Cabinet convenes

Yousaf ends SNP partnership with Green party

Humza Yousaf speaking today about the ending of the SNP-Green partnership

Scotland’s first minister Humza Yousaf has announced an end to the SNP’s power-sharing deal with the Greens, leaving his government to operate as a minority administration.

His decision to sack the two Green ministers Lorna Slater and Patrick Harvie following an emergency Cabinet meeting at Bute House this morning drew an angry response from Ms Slater who accused Mr Yousaf of “political cowardice”.

Earlier this week he had hailed the Bute House Agreement that brought the Greens into government in 2021 and gave no indication that it was under review.

Speaking at a press conference this morning Mr Yousaf acknowledged that the partnership with the Greens had produced a number of successes, not least on the Budget.

“When I said the agreement was worth its weight in gold I meant it,” he said.

But he said it has “served it purpose” and after “careful consideration I believe it is in the best interests of the people of Scotland to pursue a different arrangement”.

He added that “it is clear from events in recent days that it is no longer providing stability.”

He admitted that working as a minority government would be “tough” but said he was used to working with opposition parties and has “no issue with doing so again.”

He spoke of a “new beginning” for the SNP government.

Lorna Slater
Lorna Slater: angry

“I am working tirelessly to build a strong, sustainable economy that works for everyone, to strengthen our NHS and other public services, to build a country in which everyone feels accepted and able to reach their potential, and to do what I can in my own way to create a more peaceful world.,” he said.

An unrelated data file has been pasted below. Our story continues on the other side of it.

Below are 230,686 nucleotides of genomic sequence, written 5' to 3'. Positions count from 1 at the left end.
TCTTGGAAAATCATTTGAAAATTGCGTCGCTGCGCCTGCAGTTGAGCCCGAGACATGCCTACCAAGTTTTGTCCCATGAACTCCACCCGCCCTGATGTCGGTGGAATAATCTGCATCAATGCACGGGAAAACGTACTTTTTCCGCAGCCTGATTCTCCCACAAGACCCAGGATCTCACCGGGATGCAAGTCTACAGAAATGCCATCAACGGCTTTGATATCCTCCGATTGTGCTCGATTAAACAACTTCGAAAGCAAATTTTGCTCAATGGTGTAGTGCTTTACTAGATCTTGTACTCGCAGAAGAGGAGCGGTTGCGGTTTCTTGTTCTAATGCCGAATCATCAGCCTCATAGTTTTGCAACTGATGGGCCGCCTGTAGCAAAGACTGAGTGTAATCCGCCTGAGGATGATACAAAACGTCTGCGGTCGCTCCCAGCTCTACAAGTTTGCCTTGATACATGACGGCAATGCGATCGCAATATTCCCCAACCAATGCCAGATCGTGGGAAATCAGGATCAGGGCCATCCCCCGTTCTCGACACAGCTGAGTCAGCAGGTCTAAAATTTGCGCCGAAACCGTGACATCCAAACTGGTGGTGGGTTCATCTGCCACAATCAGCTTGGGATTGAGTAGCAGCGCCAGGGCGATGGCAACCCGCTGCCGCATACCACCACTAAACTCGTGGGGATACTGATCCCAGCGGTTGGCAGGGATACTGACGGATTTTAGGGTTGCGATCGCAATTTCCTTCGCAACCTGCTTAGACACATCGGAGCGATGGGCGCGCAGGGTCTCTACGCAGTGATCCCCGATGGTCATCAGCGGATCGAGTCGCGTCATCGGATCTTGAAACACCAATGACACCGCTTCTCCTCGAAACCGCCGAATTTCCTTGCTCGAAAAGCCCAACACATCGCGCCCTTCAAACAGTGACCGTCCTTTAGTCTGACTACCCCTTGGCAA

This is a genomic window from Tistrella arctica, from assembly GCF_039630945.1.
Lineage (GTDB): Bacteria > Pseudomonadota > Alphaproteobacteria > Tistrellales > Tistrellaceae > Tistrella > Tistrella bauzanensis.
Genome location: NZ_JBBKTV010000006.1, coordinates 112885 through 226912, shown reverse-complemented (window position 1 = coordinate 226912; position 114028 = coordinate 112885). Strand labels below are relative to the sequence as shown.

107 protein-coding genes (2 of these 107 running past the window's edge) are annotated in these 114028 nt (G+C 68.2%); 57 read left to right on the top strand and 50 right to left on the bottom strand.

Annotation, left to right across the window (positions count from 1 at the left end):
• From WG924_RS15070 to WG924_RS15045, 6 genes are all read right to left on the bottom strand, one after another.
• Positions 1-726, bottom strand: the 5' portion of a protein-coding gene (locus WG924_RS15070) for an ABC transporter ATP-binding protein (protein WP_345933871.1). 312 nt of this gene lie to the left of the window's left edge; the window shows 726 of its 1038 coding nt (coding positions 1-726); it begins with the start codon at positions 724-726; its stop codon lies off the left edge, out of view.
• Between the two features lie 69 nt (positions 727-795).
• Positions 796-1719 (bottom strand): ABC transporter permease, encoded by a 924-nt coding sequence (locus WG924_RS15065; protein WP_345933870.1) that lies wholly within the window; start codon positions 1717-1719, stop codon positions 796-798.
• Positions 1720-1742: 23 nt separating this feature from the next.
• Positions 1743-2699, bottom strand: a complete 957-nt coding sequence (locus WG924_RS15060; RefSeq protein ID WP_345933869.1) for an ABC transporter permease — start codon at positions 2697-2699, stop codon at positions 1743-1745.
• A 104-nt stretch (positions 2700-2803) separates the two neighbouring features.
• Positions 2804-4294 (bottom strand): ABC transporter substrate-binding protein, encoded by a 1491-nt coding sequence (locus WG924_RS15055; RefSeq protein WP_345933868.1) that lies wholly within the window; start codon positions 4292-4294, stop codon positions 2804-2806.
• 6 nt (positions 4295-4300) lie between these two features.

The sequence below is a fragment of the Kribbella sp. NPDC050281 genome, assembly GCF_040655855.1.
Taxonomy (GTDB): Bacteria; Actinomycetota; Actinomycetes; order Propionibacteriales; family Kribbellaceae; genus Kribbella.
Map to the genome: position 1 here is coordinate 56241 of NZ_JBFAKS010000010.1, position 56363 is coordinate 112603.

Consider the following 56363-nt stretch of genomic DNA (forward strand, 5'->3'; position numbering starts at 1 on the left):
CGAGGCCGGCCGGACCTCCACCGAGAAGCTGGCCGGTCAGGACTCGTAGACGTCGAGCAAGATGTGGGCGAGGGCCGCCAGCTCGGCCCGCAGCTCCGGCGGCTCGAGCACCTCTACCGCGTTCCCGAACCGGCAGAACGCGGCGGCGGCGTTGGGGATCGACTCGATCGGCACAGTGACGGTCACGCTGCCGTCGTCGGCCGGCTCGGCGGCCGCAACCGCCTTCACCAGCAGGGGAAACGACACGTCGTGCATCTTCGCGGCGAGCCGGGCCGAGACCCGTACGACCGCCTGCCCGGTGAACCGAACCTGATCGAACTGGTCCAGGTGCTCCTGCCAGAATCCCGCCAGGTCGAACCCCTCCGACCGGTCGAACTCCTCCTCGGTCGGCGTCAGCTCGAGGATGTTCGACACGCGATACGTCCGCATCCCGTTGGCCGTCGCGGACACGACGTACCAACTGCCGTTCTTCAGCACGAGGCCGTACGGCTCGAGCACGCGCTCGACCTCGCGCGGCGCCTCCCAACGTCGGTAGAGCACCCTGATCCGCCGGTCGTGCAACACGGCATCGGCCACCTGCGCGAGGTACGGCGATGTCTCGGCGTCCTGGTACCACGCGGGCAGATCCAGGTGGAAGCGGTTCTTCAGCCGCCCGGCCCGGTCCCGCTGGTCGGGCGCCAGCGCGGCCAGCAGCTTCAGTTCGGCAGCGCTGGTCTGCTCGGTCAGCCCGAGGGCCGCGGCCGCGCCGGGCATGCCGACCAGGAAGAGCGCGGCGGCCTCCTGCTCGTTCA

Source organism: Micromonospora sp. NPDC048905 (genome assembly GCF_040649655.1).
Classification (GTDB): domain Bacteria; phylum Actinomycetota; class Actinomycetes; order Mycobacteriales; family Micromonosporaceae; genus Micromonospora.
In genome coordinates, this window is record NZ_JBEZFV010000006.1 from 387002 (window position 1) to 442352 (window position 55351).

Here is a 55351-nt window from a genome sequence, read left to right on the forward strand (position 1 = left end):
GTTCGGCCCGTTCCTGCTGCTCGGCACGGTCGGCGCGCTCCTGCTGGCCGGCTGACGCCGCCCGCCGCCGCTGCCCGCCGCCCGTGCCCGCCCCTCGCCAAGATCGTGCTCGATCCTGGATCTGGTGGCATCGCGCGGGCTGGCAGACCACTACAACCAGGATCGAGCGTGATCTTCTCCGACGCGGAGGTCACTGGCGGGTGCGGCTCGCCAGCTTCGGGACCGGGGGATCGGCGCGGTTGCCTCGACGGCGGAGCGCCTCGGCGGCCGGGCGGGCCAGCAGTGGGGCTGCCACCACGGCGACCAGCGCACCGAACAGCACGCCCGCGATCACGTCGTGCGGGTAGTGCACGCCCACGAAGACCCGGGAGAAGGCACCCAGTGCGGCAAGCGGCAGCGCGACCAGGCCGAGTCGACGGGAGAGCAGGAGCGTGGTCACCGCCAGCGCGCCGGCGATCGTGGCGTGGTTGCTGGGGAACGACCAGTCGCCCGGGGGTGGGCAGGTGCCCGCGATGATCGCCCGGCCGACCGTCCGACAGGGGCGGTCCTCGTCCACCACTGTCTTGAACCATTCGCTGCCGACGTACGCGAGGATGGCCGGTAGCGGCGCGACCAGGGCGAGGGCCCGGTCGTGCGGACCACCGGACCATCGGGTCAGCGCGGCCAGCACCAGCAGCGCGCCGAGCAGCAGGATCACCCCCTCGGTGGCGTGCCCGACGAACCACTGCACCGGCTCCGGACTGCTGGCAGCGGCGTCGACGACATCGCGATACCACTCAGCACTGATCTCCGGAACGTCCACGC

Last week the Scottish Greens said members would vote on whether the party should remain in power with the SNP after Energy Secretary Mairi McAllan announced the net-zero target was out of reach.

Mr Harvie has said he would quit as co-leader if the Greens vote to end the coalition with the SNP.

The First Minister previously said he valued the power-sharing deal and did not expect it to be scrapped.

But there has been growing frustration within his party for an end to the Bute House Agreement that brought the Greens into power.

Many SNP MSPs and other members have been angered by policies such as the deposit return scheme, the rent controls legislation and the failure to dual the A9 which have been influenced by the Greens in government.

It is thought Mr Yousaf decided to terminate the power-sharing deal before the Greens may have voted to end it.

Ms Slater issued a statement saying she was confident they would have supported the Greens staying in government.

“Neither they nor SNP members will have that opportunity. Instead, the most reactionary and backwards-looking forces within the first minister’s party have forced him to do the opposite of what he himself had said was in Scotland’s best interests.

“By contrast we as co-leaders of the Scottish Greens were prepared to put our own political careers on the line with our members, to defend our achievements in government, despite enduring all that SNP backbenchers and others threw against us.”